NOSTRADAMUS QUATRAIN C9 Q60
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May 7, 1915: A torpedo from a German U-boat sinks the Lusitania off the coast of Ireland, killing nearly 1,200 people
When the Lusitania went down, three years after the sinking of the Titanic, the similarities were hard to overlook. Both British ocean liners had been the largest ships in the world when first launched (the Lusitania at 787 feet in 1906, and the Titanic at 883 feet in 1911). And both were ostentatiously luxurious, designed to ferry the world’s wealthiest passengers between Europe and the United States in comfort and elegance.
The difference, of course, was what sunk them: an iceberg for the Titanic on her maiden voyage in 1912, and a German torpedo for the Lusitania on this day, May 7, 100 years ago.
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Print Collector / Getty Images An illustration of the ocean liner RMS ‘Lusitania’
VOLVO: C90 (same as Nostradamus quatrain with my name used as being the one who brings aid, Tanya/TANIA=FAIRIER=FAIRY
QUATRAIN C9 Q60
RMS Lusitania was a British ocean liner that was sunk by a German submarine in World War I, causing a major diplomatic uproar. The ship was a holder of the Blue Riband, and briefly the world’s largest passenger ship until the completion of her running mate Mauretania. She was launched by the Cunard Line in 1906, at a time of fierce competition for the North Atlantic trade. She made a total of 202 trans-Atlantic crossings. 
German shipping lines were aggressive competitors in the transatlantic trade, and Cunard responded by trying to outdo them in speed, capacity and luxury. Lusitania and Mauretania were fitted with revolutionary new turbine engines, able to maintain a service speed of 25 knots (46 km/h; 29 mph). Equipped with lifts, wireless telegraph and electric light, they provided 50% more passenger space than any other ship, and the first class decks were noted for their sumptuous furnishings.
When RMS Lusitania left New York for Britain on 1 May 1915, German submarine warfare was intensifying in the Atlantic. Germany had declared the seas around the United Kingdom a war zone, and the German embassy in the United States had placed a newspaper advertisement warning people of the dangers of sailing on Lusitania. On the afternoon of 7 May, Lusitania was torpedoed by a German U-Boat, 11 mi (18 km) off the southern coast of Ireland and inside the declared “zone of war”. A second, unexplained, internal explosion sent her to the bottom in 18 minutes, causing the deaths of 1,198 passengers and crew.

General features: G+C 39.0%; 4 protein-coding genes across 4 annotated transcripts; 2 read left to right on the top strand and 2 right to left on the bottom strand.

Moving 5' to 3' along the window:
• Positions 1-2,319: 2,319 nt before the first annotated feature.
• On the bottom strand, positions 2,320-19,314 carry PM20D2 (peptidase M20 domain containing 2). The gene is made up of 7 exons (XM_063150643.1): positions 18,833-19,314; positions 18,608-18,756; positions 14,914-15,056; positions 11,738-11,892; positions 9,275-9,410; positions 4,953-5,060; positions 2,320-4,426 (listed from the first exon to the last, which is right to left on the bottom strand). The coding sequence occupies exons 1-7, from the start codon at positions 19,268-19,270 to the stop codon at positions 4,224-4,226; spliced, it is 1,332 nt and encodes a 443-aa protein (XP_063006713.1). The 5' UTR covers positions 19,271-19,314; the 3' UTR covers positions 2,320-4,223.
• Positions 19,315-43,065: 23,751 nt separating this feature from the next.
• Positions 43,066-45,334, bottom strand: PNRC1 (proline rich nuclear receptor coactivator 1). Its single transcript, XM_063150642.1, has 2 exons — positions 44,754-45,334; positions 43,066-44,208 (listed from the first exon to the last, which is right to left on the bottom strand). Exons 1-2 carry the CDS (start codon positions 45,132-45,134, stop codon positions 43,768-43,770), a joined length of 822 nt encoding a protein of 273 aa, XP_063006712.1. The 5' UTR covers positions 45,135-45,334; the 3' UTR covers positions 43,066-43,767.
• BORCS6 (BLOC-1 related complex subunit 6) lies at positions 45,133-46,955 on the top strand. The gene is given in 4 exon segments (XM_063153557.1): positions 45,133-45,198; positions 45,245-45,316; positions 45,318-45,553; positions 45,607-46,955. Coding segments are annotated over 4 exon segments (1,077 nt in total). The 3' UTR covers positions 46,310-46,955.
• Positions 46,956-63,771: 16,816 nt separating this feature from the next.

In firing on what was officially a non-military ship without warning, the Germans were accused of breaching international laws known as the Cruiser Rules. However it was not possible for submarines to give warning due to the British introduction of Q-ships with concealed deck guns. German justifications for treating Lusitania as a naval vessel centered on the fact that the ship was carrying hundreds of tons of war munitions, therefore making it a legitimate military target, and also that British merchant ships had violated the Cruiser Rules from the very beginning of the war.  The ship had been fitted with 6-inch gun mounts in 1913. The sinking caused a storm of protest in the United States, however, as 128 American citizens were among the dead. The sinking helped shift public opinion in the United States against Germany, and was a factor in the United States’ declaration of war nearly two years later.
Successive British governments since World War I have maintained there were no munitions on board the Lusitania and the Germans were not justified in treating the ship as a naval vessel. However, in 1982, the head of the British Foreign Office’s North America department admitted that there is a large amount of ammunition in the wreck, some of which is highly dangerous and which poses a safety risk to salvage teams. 
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